The Ides of March - DVD Review
Review by Rob Carnevale
GEORGE Clooney’s political drama The Ides of March offers an embarrassment of riches for any cinema fan.
Intelligent, eye-opening, funny and thought provoking, it also offers another outstanding leading performance from the hotter-than-hot right now Ryan Gosling and terrific support from the likes of Clooney himself, Paul Giamatti, Philip Seymour Hoffman, Evan Rachel Wood and Marisa Tomei.
Based on the award-winning play Farragut North by Beau Willimon, The Ides of March marks Clooney’s fourth film as director and is based upon an adapted script from himself and regular producing buddy Grant Heslov.
Set during a presidential primary race, it focuses on hot-shot press spokesman Stephen Myers (Gosling), who is determined to land Democratic hopeful Governor Morris (Clooney) a ticket to the White House by beating his closest rival.
Also in the Morris camp are experienced campaign manager Paul Zara (Hoffman), who is something of a father-figure to Myers, and well-connected intern Molly Stearns (Wood), with whom Myers begins an ill-advised affair.
Lining up among the rivals, however, are rival candidate’s manager Tom Duffy (Giamatti), whose offer of a clandestine meeting to try and coax Myers onto his team sets forward a chain of events that could help to shape the fate of the election race.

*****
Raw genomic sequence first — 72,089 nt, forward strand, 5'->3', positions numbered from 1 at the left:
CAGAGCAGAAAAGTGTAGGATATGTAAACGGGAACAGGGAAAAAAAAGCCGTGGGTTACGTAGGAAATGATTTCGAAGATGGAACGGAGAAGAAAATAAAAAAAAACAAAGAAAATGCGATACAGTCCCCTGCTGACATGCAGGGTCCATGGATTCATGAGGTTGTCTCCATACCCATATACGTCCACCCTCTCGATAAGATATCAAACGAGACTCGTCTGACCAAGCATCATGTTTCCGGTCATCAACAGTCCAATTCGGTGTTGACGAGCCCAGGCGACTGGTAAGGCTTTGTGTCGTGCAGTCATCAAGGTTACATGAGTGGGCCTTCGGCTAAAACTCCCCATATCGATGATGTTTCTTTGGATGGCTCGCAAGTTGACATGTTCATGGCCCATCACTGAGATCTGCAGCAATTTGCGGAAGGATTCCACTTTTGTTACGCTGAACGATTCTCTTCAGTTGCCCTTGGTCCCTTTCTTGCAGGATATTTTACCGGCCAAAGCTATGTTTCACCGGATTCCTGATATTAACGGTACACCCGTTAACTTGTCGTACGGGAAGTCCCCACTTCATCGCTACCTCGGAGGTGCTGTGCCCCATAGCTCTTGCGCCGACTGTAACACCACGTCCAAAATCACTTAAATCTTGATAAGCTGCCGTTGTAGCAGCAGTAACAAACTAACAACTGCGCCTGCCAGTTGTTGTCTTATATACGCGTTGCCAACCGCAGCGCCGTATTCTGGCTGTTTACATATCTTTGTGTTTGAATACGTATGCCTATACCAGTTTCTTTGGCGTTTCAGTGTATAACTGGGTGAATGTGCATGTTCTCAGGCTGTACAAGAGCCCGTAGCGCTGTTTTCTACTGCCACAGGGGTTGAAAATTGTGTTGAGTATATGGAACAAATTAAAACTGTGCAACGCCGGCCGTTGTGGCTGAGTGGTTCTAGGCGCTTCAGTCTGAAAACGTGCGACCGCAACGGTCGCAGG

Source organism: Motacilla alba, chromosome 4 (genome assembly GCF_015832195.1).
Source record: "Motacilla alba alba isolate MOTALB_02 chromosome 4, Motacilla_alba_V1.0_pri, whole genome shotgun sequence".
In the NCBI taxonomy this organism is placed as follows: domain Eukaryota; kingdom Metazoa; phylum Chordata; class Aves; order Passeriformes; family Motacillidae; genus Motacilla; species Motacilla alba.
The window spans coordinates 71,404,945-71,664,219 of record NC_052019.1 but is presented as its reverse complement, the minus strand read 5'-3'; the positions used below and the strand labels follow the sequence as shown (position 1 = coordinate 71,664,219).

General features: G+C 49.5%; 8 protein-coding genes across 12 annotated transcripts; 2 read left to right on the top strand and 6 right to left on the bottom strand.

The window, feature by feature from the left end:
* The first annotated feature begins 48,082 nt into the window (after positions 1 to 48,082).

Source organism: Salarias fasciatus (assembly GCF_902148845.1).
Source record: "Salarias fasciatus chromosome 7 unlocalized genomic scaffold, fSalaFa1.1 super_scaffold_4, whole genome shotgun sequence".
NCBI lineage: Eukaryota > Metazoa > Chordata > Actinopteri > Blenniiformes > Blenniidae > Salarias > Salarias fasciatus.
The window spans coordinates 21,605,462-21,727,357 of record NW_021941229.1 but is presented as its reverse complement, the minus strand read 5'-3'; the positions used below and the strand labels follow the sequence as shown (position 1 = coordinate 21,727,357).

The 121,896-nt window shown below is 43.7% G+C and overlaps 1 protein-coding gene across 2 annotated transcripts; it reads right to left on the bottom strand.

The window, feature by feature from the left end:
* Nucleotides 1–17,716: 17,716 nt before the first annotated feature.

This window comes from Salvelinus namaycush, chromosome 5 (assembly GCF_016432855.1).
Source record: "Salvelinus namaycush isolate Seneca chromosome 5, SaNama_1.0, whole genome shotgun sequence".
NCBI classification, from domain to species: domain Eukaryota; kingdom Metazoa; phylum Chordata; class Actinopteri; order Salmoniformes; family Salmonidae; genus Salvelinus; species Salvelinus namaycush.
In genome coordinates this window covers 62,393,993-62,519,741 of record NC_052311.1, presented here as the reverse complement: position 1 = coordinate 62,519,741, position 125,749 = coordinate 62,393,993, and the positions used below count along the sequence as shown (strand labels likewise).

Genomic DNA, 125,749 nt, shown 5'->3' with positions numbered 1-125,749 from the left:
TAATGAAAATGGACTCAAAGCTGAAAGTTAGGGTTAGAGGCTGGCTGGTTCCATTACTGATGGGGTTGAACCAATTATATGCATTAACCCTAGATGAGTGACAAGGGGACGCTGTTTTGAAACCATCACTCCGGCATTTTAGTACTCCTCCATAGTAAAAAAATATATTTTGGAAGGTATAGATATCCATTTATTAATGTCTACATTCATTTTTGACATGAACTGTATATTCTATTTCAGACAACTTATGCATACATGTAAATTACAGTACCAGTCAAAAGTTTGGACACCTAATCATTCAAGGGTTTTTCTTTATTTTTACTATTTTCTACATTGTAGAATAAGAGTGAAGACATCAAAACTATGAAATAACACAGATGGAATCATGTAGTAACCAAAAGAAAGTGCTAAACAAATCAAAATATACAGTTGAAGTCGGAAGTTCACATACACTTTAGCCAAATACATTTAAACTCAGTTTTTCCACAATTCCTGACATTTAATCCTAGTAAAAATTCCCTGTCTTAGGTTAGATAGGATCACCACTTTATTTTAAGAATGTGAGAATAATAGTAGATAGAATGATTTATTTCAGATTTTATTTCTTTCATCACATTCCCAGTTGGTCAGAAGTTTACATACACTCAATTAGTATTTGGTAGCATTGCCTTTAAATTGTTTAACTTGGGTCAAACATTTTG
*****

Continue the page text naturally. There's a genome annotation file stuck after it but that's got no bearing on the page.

To be fair, The Ides of March isn’t really revealing anything that the more astute political follower doesn’t already know or suspect anyway, but the thrill lies in watching how events unfold.
Much like The West Wing or Clooney’s own Goodnight, And Good Luck, the fun here lies in watching the various moral and ethical dilemmas present themselves and how the people affected react.
In Myers case, it makes for an eye-opening journey of how to play the political game at its most high stakes and how not to be played, while uncovering a ruthless streak within his own demeanour that he may not have realised existed.
Watching Gosling go through the mill and play the game is another acting master-class. But it’s only right he brought his A-game given the talent he’s surrounded by.
Clooney, for his part, takes a back-seat to the main proceedings, opting instead to concentrate on the clever screenplay and the slick, stylish direction, which draws on some of the filmmakers (Steven Soderbergh especially) that he has learned from over the years.
But as an actor, too, he knows where and when to give each of his talented ensemble players the right moment to shine (himself included) and no one here feels wasted.
The ensuing political drama is quick-witted, fast-moving and never outstays its welcome. It’s the work of a master craftsman that only looks set to elevate Clooney’s already impressive reputation still higher.
Running time: 98mins
UK Blu-ray & DVD Release Date: March 5, 2012